To assess the endocrine function of encapsulated ovarian cells, the two cell types were encapsulated in alginate hydrogel and cultured using three different schemes as mentioned earlier (Fig. 1D). In the first scheme E2 secretion by encapsulated cells in response to FSH and LH was detected only after 2 weeks where their levels were twice that of the single-cell controls (p<0.05, n = 6; Fig. 5A). Unlike scheme 1, cells encapsulated in the second scheme responded to gonadotropins from day 2 onwards and the levels constantly increased with time and reached four fold around the fourth week in comparison with their initial levels (Fig. 5B). Similarly, the cells encapsulated in multilayer microcapsules also exhibited an early response to FSH and LH in E2 secretion. However importantly, there was a ten-fold increase in the E2 secretion observed in the third scheme (multilayer) compared to their initial levels after two weeks, which was significantly higher than the other two schemes (p<0.05, n=6; Fig. 5A). Progesterone (P4) secretions by cells from all three encapsulation schemes were significantly higher with FSH and LH stimulation at all the time points when compared to the basal levels and single-cell controls (Fig. 5B). The secretion of E2 and P4 in response to FSH and LH were significantly higher than the basal conditions in all three schemes at most of the time points (Supplement to figure 5).
In addition to secreting sex steroids, the ovary is also responsible for the secretion of activin and inhibin that establish the feedback loop with the hypothalamus and pituitary. Owing to the profound response of cells in the multilayer capsules to the gonadotropins, we further explored the production of these two key polypeptide hormones, activin and inhibin secreted by the follicular cells, in scheme 3. Compared with the basal condition (without LH/FSH), cells encapsulated in the multilayer microcapsules secreted significantly higher levels of activin in response to FSH and LH after 48 h, but its levels gradually declined with time during the long-term culture (Fig. 6A). In contrast to activin, the levels of inhibin production remained at baseline up to day 6 and increased ~ 2 fold basal after two weeks of the culture (Fig. 6B).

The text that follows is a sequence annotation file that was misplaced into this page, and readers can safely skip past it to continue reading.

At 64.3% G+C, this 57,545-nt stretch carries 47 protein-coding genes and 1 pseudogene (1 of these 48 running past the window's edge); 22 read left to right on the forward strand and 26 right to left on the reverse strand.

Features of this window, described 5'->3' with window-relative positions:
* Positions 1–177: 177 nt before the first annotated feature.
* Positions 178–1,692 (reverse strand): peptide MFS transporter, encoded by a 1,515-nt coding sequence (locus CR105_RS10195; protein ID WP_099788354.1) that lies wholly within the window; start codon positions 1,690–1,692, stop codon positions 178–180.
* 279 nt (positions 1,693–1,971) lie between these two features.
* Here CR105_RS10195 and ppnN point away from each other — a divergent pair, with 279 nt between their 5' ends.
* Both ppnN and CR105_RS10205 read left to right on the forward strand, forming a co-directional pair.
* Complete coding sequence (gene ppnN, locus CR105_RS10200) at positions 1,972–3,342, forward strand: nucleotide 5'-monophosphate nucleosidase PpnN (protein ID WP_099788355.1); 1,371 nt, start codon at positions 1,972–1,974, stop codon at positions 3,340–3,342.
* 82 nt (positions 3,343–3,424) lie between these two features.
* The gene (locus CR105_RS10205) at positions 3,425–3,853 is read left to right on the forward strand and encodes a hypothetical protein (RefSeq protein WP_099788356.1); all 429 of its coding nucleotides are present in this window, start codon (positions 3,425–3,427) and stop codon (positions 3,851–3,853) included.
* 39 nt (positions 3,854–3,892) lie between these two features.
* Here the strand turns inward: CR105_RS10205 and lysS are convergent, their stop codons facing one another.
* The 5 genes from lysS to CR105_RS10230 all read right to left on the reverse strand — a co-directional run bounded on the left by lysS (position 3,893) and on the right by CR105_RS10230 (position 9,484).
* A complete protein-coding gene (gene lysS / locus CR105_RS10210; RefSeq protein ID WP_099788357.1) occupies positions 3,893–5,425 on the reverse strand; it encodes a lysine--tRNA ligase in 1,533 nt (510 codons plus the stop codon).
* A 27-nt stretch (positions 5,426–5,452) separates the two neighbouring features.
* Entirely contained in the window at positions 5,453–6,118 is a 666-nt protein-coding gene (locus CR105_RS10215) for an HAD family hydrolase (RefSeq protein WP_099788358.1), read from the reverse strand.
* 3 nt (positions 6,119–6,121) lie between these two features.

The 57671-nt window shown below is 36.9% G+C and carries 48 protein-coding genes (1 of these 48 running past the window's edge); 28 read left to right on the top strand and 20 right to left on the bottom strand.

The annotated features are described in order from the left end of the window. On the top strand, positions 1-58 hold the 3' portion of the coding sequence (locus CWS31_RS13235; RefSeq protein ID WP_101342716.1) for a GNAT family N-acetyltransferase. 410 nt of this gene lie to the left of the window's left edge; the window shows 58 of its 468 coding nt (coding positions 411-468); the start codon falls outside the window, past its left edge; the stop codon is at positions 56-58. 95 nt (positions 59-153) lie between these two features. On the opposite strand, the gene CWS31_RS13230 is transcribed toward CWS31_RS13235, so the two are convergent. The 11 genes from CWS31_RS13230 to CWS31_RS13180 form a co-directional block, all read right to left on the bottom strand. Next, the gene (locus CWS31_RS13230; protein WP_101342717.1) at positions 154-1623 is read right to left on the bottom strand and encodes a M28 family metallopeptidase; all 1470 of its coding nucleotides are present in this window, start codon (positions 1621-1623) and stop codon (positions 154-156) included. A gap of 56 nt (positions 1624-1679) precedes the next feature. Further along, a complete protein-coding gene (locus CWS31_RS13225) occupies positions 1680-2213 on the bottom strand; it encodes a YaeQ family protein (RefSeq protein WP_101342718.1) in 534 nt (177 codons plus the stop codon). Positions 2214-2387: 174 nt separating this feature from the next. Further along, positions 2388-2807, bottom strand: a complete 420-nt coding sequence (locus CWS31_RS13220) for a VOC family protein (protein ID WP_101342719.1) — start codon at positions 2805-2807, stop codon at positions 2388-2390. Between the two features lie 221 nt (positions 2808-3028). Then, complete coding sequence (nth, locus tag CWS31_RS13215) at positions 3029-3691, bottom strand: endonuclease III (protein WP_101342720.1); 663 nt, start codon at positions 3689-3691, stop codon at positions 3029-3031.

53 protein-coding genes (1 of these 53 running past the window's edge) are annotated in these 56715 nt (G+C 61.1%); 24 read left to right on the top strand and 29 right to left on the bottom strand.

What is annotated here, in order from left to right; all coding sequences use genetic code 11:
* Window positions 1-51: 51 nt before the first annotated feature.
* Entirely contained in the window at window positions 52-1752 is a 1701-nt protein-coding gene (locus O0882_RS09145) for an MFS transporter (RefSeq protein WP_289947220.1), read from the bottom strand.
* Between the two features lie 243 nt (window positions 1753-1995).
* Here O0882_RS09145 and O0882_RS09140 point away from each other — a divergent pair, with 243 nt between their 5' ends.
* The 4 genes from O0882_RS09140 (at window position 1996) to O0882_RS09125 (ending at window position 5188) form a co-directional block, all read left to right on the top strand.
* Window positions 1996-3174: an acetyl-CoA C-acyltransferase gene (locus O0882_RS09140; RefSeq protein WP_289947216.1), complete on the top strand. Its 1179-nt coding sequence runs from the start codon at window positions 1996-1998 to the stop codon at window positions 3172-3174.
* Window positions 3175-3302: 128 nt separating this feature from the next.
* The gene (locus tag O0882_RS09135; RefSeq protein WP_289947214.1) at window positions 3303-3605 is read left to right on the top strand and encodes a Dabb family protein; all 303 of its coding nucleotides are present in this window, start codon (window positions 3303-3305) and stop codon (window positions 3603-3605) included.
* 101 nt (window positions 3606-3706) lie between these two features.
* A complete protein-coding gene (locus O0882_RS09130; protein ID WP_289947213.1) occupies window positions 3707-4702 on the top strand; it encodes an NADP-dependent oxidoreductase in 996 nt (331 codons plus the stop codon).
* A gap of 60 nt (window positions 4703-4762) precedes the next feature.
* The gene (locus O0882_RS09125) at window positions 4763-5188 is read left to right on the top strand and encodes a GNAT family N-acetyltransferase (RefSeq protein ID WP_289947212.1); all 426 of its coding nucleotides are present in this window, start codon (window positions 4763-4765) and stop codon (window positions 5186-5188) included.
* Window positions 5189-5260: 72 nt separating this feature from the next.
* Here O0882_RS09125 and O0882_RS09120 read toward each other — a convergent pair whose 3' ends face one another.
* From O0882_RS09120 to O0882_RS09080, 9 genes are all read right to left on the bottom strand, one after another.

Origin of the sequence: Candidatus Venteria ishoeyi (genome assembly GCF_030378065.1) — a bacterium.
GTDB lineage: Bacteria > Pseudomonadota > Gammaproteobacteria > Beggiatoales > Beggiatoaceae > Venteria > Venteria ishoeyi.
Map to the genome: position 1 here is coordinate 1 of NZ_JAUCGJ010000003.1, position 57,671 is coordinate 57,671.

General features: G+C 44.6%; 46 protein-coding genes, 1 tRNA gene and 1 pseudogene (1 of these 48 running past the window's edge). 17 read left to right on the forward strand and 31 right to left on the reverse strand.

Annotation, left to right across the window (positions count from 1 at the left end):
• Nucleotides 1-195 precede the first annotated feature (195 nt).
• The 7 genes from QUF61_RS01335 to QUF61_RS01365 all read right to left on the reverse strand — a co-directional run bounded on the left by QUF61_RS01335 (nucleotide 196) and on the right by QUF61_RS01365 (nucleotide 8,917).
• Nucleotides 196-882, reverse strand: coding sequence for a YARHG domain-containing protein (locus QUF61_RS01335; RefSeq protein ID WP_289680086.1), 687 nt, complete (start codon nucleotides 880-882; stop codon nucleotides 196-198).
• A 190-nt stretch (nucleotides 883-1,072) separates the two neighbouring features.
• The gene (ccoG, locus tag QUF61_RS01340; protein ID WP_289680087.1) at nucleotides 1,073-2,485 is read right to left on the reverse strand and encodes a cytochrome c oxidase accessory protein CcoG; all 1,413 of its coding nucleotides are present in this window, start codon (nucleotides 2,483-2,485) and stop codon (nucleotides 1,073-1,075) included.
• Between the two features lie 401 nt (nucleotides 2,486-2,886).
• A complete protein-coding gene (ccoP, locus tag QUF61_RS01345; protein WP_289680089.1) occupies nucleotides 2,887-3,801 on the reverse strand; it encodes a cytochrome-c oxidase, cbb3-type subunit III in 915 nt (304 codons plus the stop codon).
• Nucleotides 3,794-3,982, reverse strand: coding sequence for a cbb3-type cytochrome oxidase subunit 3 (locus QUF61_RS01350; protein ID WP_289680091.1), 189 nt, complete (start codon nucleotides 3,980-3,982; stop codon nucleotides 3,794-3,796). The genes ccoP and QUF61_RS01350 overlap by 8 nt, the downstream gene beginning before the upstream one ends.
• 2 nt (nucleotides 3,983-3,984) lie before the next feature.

Even though HRT has been reported to rectify the imbalance in the hormonal levels after the loss of ovarian function [17;28], the risks with such therapies may outweigh the benefits [15;18;19]. The major drawback in using the current pharmacological means is that the hormone delivery is not controlled by the innate hypothalamo-pituitary-gonadal (HPG) axis. To address this problem, we have designed an ovarian endocrine cell/tissue construct for cell-based HRT as an alternative to the pharmacological agents. The construct would permit endocrine tissue interaction with the HPG axis to release sex steroids accordingly. The greatest challenge for cell/tissue-based HRT has been the lack of an appropriate means of delivering these cells into the body. Cell encapsulation techniques with biomaterials such as alginate have the potential to provide an elegant solution to this problem.
Alginate has been predominantly used in encapsulation because of its several appealing properties . The anchorage-independent culture helps the cells to attain a more natural, physical configuration resembling in vivo three-dimensionality. In addition, this configuration provides much better exposure of the cell membrane which augments the exchange of nutrients and gases from multiple directions unlike the 2D system. The suitable pore size formed by the hydrogel facilitates the exchange of bio-molecules in and out of the microcapsules quickly [30;31]. The soft nature of the hydrogel has been shown to allow the expansion of the growing cells in this 3D scaffold structure [32;33]. The controllable gelation property adds advantage to this material in attaining desired shape and size . The anionic nature of the alginate allows the interaction with polycationic molecules like poly-L-Lysine (PLL), poly-D-Lysine (PDL) and poly-L-Ornithine (PLO) and helps not only in the immunoisolation of the cells but also in making layer-by-layer architecture for the synthesis of follicle-like microcapsules [35–37].
Since encapsulation with alginate has been successfully employed for delivering insulin in type-1 diabetes [23;35], we reasoned that the use of an alginate-based system would be suitable for the delivery of sex hormones. In addition, alginate or alginate-composite materials have been successfully employed for in vitro maturation of ovarian follicles [31;38;39], suggesting that endocrine cells of the ovary may possess sustained viability ex vivo. Lastly, the encapsulation techniques employed for alginate-based materials and the resulting microcapsules serendipitously mimic the native shape of ovary follicles and techniques to achieve multiple alginate layers have previously been reported  suggesting that similar techniques could be employed to further recapitulate the native architecture of the endocrine ovary as a means to create a cell/tissue-based HRT.